I love the extensions that Rails has for the Ruby Time object (see ActiveSupport::CoreExtensions::Integer::Time) – you can do calculations like Time.now + 1.month, (4.months + 5.years).from_now, and other cool things.

In my last post, I mentioned working with an application that uses a subscription service. One of the things I want to do is send the subscriber an e-mail when the current subscription is about to expire. (I am not comfortable with the concept of auto-renewal; customers should have the right to “opt in” on the continuation of a subscription. Just personal preference.) So I set up a cron job that tests subscription expiration dates. Here’s the one that checks a month in advance:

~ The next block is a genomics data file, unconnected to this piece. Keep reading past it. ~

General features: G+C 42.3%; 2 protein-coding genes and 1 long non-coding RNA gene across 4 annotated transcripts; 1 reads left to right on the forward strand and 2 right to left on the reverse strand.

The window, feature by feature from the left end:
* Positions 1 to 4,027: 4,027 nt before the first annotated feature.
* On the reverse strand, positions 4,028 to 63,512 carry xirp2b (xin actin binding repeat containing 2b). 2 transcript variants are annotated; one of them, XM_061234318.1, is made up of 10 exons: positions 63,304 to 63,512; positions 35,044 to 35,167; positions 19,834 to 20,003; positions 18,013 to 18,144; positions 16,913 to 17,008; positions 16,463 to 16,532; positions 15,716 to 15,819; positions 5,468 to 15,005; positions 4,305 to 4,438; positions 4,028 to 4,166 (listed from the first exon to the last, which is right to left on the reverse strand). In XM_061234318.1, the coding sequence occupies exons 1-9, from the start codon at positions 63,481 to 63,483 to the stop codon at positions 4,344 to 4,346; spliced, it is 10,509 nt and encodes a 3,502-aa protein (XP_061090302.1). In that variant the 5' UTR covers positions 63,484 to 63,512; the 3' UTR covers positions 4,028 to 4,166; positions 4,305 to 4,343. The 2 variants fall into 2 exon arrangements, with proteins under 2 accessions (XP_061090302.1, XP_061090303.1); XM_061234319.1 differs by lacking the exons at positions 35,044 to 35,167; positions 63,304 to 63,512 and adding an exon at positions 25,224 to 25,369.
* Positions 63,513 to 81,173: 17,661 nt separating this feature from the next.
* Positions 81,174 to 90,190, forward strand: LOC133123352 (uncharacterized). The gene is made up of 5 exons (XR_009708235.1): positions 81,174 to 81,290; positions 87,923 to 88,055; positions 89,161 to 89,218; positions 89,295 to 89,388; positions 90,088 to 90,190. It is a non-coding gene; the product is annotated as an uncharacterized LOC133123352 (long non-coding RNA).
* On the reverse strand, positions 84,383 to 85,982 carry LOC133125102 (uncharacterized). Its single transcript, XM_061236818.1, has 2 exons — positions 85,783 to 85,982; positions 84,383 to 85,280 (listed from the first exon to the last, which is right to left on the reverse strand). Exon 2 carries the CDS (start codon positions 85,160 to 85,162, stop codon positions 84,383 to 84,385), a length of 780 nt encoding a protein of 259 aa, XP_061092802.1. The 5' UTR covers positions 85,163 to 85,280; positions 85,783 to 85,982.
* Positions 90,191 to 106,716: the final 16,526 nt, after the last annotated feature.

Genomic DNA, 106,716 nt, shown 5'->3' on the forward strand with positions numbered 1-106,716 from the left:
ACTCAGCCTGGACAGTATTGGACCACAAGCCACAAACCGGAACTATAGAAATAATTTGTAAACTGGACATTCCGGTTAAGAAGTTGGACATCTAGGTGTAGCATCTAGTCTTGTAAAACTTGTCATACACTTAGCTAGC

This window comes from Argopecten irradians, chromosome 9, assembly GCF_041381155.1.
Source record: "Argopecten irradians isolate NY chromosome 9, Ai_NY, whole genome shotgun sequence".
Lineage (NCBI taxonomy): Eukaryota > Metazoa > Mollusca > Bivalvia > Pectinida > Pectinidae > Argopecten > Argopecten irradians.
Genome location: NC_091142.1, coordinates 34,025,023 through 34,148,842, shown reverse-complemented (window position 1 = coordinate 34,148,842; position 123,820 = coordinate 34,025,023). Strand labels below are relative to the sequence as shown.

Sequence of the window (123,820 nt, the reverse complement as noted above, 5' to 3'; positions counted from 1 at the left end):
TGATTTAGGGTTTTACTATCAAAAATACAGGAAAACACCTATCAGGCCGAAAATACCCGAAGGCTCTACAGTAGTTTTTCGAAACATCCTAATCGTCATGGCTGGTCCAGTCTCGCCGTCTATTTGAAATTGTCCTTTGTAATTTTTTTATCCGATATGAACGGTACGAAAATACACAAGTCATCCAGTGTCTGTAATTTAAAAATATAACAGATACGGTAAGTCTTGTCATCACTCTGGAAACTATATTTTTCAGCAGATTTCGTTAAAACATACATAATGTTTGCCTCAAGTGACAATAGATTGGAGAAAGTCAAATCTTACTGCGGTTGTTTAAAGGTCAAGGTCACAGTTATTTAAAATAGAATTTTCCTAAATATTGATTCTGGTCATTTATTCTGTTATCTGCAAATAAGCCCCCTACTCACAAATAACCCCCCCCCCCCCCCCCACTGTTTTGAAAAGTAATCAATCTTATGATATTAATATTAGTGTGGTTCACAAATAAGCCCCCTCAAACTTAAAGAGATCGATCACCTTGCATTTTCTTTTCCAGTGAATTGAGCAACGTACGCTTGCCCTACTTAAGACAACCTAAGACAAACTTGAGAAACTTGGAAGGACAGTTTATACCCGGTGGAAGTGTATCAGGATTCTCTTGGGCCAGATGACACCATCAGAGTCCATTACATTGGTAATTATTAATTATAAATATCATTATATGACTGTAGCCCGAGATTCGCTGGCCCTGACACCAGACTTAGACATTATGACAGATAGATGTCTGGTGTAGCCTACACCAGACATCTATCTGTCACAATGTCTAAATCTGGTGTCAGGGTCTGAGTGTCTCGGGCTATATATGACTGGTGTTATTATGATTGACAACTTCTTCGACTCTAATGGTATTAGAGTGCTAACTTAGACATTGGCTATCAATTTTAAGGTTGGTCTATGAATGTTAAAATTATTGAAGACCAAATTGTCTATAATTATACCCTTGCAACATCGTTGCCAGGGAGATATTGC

next_month = Subscription.find(:all, :conditions => [ "subscription_expires_on = ?", (Time.now + 1.month).to_s.split()[0] ])

With a test case subscription expiring on Feb 28, e-mail went out correctly on Jan 28. And also on Jan 29, Jan 30 and Jan 31. Ooops! My reminder has turned into nagware. What I really want is:


next_month = Subscription.find(:all, :conditions => [ "subscription_expires_on = ?", (Time.now + 30.days).to_s.split()[0] ])

Live and learn.